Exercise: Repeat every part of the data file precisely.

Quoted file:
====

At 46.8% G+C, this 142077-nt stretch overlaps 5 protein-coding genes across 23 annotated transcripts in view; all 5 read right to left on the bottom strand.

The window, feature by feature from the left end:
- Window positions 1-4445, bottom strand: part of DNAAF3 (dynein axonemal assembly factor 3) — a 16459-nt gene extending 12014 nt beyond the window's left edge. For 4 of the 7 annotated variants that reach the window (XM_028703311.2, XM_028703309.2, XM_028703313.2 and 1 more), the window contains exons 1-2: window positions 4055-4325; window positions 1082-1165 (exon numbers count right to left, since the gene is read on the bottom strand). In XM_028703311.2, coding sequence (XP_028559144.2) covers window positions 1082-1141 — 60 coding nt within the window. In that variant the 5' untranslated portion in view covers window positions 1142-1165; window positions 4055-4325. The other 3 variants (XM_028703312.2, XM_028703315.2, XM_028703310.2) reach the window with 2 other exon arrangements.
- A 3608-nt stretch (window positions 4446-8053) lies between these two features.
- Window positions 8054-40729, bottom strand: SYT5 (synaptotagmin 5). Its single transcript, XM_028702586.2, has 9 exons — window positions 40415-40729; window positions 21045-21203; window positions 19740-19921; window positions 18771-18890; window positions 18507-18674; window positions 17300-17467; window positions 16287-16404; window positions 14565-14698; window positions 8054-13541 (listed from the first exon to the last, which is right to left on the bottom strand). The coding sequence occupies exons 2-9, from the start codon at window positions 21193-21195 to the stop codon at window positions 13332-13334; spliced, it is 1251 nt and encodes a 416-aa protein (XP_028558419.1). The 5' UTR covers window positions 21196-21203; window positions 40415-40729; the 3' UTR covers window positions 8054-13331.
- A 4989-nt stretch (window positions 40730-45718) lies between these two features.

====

At 46.8% G+C, this 142077-nt stretch overlaps 5 protein-coding genes across 23 annotated transcripts in view; all 5 read right to left on the bottom strand.

The window, feature by feature from the left end:
- Window positions 1-4445, bottom strand: part of DNAAF3 (dynein axonemal assembly factor 3) — a 16459-nt gene extending 12014 nt beyond the window's left edge. For 4 of the 7 annotated variants that reach the window (XM_028703311.2, XM_028703309.2, XM_028703313.2 and 1 more), the window contains exons 1-2: window positions 4055-4325; window positions 1082-1165 (exon numbers count right to left, since the gene is read on the bottom strand). In XM_028703311.2, coding sequence (XP_028559144.2) covers window positions 1082-1141 — 60 coding nt within the window. In that variant the 5' untranslated portion in view covers window positions 1142-1165; window positions 4055-4325. The other 3 variants (XM_028703312.2, XM_028703315.2, XM_028703310.2) reach the window with 2 other exon arrangements.
- A 3608-nt stretch (window positions 4446-8053) lies between these two features.
- Window positions 8054-40729, bottom strand: SYT5 (synaptotagmin 5). Its single transcript, XM_028702586.2, has 9 exons — window positions 40415-40729; window positions 21045-21203; window positions 19740-19921; window positions 18771-18890; window positions 18507-18674; window positions 17300-17467; window positions 16287-16404; window positions 14565-14698; window positions 8054-13541 (listed from the first exon to the last, which is right to left on the bottom strand). The coding sequence occupies exons 2-9, from the start codon at window positions 21193-21195 to the stop codon at window positions 13332-13334; spliced, it is 1251 nt and encodes a 416-aa protein (XP_028558419.1). The 5' UTR covers window positions 21196-21203; window positions 40415-40729; the 3' UTR covers window positions 8054-13331.
- A 4989-nt stretch (window positions 40730-45718) lies between these two features.